The typical star who drives women so crazy that they hurl their panties onstage falls into one of two categories: rock star or iconic hunk. Yet in the world of Rebecca Joines Schinsky, better known as the Book Lady, "panty worthy" stars also include a less obvious contingent: authors.
On the Book Lady's Blog, the most coveted honor is being dubbed "panty worthy": praise for the books and authors whose cadence, sentences and dialogue hit us in deep, almost primal ways. It's the subject of rigorous debate and even extends to female authors, because, well, don't female authors deserve to have underwear hurled at them too?
It's this endearing blend of silliness and sincerity, along with a love of books, that's made Joines Schinsky's blog a popular destination for book lovers in Richmond and nationwide (it gets about 40,000 hits a month). The Book Lady's Blog features reviews, serves as glue for local writers and has attracted attention from all of the major New York publishing houses, as well as some small presses.
Joines Schinsky is unconcerned with being an industry phenomenon, or with treating reading as a stuffy pursuit. "We don't have to take everything so seriously," she says. "The last few years have been full of such doom and gloom in publishing. ... People talking about how books are dead." (She makes these remarks, as it happens, on the same day that Borders bookstore files for bankruptcy.)
She says her philosophy is built on "a healthy sense of play and humor. We can be serious about books without being serious all the time." Author Karl Marlantes, who set his novel "Matterhorn" in the Vietnam War, no doubt learned this when she arrived at his Washington signing with a book and a pair of military-green panties.
She's a bit of celebrity on the local book scene, a fixture at workshops, readings and other events here and nationwide, serving as a link between publishers, independent retailers and the book-buying public. She's fond of smart stunts: To highlight her Get in Bed with a Book Blogger campaign, she and friend Kelly Justice — owner of the Fountain Bookstore in Shockoe Slip — were photographed seemingly topless under the covers of a bed, holding books in the windows at La Difference. She's a pinup girl with a reading fetish.
The blog began in 2007, when her husband's job brought the couple from Kansas City to Richmond. Working at a big-box bookstore, she longed for a sense of community around her similar reading interests. "No one in the store was reading what I was reading," she says. (She enjoys fiction and narrative nonfiction.) So she started a blog, posting reviews and accounts of crazy things that happened in the store, keeping her identity hidden at work.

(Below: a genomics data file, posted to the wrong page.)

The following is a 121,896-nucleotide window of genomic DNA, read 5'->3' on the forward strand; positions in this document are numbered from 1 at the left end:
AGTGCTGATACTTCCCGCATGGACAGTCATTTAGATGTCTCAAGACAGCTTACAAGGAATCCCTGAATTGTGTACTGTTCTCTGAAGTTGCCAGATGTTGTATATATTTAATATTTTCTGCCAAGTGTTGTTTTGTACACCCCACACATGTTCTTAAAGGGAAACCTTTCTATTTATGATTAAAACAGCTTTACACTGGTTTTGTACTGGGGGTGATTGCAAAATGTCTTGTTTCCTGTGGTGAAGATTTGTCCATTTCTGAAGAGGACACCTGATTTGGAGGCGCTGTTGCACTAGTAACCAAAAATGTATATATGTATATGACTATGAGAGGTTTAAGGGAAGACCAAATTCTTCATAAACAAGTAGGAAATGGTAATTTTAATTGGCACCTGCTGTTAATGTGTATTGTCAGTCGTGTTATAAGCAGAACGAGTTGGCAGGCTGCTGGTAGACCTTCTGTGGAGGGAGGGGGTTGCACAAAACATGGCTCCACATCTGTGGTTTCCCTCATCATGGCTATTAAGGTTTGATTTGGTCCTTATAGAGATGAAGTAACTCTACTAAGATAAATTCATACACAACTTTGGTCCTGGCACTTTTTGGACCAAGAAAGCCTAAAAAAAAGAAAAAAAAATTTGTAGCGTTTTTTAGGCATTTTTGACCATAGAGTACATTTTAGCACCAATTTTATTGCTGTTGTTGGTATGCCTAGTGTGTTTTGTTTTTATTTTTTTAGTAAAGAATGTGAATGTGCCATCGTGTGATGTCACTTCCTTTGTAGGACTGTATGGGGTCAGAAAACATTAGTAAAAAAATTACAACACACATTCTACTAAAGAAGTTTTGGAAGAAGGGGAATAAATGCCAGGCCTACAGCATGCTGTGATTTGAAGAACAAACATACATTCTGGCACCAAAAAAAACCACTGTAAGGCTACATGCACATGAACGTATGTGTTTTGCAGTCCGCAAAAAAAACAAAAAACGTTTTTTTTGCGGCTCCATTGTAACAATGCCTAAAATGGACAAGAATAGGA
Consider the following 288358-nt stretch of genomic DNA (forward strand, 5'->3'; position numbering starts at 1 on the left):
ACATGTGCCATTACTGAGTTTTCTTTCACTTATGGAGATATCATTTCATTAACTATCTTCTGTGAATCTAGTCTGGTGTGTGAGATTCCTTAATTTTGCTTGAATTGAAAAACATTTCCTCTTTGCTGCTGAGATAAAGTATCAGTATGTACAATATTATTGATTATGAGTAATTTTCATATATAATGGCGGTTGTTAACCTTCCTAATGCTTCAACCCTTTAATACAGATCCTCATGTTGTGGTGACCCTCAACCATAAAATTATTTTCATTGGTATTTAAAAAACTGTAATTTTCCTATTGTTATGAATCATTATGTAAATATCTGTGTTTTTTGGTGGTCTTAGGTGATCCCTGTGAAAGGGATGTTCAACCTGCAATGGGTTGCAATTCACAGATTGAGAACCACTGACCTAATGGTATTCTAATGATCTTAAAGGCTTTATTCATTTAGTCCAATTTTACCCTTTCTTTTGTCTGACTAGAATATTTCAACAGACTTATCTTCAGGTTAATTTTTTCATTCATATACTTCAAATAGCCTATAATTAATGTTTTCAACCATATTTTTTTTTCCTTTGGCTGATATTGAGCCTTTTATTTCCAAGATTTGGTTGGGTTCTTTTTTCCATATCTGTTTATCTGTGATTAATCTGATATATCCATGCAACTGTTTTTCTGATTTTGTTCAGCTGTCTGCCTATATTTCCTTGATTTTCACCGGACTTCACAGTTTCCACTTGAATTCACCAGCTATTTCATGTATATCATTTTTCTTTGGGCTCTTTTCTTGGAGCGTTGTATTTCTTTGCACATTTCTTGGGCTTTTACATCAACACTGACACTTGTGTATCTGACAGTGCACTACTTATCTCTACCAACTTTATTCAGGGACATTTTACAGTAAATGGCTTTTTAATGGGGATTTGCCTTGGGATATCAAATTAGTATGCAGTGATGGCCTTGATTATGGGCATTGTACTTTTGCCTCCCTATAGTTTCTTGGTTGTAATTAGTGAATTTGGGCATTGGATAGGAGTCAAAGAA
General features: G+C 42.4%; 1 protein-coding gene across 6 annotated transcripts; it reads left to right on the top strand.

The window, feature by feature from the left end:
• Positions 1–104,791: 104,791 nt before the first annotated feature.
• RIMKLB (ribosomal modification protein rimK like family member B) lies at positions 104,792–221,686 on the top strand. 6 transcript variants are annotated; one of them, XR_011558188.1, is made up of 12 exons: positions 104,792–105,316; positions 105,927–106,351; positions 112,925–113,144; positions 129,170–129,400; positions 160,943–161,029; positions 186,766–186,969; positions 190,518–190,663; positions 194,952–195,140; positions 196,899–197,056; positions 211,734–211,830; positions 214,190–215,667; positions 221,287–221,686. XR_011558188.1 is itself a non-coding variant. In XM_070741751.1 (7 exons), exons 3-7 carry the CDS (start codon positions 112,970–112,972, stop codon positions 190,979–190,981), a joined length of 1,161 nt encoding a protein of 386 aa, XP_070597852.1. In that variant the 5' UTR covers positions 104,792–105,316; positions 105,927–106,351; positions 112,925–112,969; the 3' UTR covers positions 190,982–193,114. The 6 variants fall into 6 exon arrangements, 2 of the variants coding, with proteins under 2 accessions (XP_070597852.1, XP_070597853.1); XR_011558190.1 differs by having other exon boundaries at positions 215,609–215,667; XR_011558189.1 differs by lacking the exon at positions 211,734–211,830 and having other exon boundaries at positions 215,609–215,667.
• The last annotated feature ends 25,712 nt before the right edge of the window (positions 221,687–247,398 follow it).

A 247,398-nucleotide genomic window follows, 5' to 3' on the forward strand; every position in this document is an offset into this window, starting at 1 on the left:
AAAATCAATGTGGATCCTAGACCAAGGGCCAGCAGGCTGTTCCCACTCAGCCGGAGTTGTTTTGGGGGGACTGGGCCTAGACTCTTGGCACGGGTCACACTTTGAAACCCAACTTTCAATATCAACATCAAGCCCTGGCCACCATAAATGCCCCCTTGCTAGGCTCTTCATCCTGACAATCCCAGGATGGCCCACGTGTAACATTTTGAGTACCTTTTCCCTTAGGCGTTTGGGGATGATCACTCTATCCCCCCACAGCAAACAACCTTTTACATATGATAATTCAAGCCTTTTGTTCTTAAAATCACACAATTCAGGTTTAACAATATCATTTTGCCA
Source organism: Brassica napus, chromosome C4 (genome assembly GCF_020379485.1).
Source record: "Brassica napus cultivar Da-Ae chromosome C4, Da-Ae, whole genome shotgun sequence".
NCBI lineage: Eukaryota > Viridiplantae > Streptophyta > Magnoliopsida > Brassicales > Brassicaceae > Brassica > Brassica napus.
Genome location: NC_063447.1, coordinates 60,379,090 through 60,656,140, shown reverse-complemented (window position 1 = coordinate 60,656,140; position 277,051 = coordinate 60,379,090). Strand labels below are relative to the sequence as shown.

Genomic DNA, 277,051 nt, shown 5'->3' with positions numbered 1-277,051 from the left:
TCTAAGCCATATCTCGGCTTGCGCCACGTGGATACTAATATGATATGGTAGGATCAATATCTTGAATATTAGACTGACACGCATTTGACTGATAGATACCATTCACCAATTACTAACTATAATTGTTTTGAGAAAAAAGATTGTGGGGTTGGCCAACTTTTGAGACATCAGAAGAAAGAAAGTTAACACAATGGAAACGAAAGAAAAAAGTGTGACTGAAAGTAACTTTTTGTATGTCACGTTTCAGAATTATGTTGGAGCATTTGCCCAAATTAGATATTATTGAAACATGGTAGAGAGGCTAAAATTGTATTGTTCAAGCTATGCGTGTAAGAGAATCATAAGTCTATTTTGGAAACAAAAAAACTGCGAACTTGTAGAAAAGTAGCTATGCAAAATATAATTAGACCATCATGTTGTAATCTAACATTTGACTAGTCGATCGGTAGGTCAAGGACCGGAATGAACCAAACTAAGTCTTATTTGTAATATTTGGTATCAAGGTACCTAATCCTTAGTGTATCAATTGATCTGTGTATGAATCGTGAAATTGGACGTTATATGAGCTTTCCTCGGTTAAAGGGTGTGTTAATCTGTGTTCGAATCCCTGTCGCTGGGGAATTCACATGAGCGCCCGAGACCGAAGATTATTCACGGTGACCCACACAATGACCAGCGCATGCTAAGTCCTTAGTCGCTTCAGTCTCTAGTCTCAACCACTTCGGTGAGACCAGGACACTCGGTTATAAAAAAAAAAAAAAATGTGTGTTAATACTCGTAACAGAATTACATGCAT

By 2009 she'd left her job, but noticed that her traffic was rising steadily. "I could see how many people were reading what posts and what they were paying the most attention to." That's when she began working with Fountain, creating links to her blog, customers and authors. Publishers took notice, sending her advance copies to help build buzz. She's been featured in the Los Angeles Times and Publishers Weekly, among others. She says her blog extends the publicity cycle. "It's one more reason to send authors to Richmond," she says. "We can say, 'You have this store that has an audience and a blog with a national audience.'"
By spring of last year, Joines Schinsky, a member of the National Book Critics Circle, worked with the Southern Independent Bookseller Alliance and pioneered the Get in Bed campaign, an effort to educate sellers about what bloggers do. Her skill at maximizing social media to build business morphed into a side career.
But it's all in flux. The industry faces big challenges — the increasing lack of popular interest in books not the least of them. Weakened by the recession, it took another wallop with the advent of e-readers and then, with the iPad, really had to come to terms with its new reality. Review copies slowed. "A year into the blog," she says, "bloggers had access to anything. But as the economy tightened, publishers got more selective, and began relying more on existing relationships."
Lucky for her, she'd already secured them. Though she acknowledges the book industry is having growing pains, she's not fearful. She's showing that books and technology can co-exist. "Technology is certainly changing the industry," she says. "There's a big difference between getting a book for $9.99 [on a device] versus paying $25 for a hardcover." Ironic isn't it? Using technology to connect people through a mode of communication largely considered to be dying a slow death.
But, as the Book Lady's Blog shows, books aren't going anywhere, especially if you know how to unite the people who love them. "I don't think I will ever give up books," she says: "I love the smell, to be able to turn the pages. Now I'm in conversation with people I didn't know personally or from my community. Enjoying the literary community is not limited to geography, and I'm really excited."
Excited enough, at least, to throw a pair of panties. S
The Book Lady's Blog is online at thebookladysblog.com.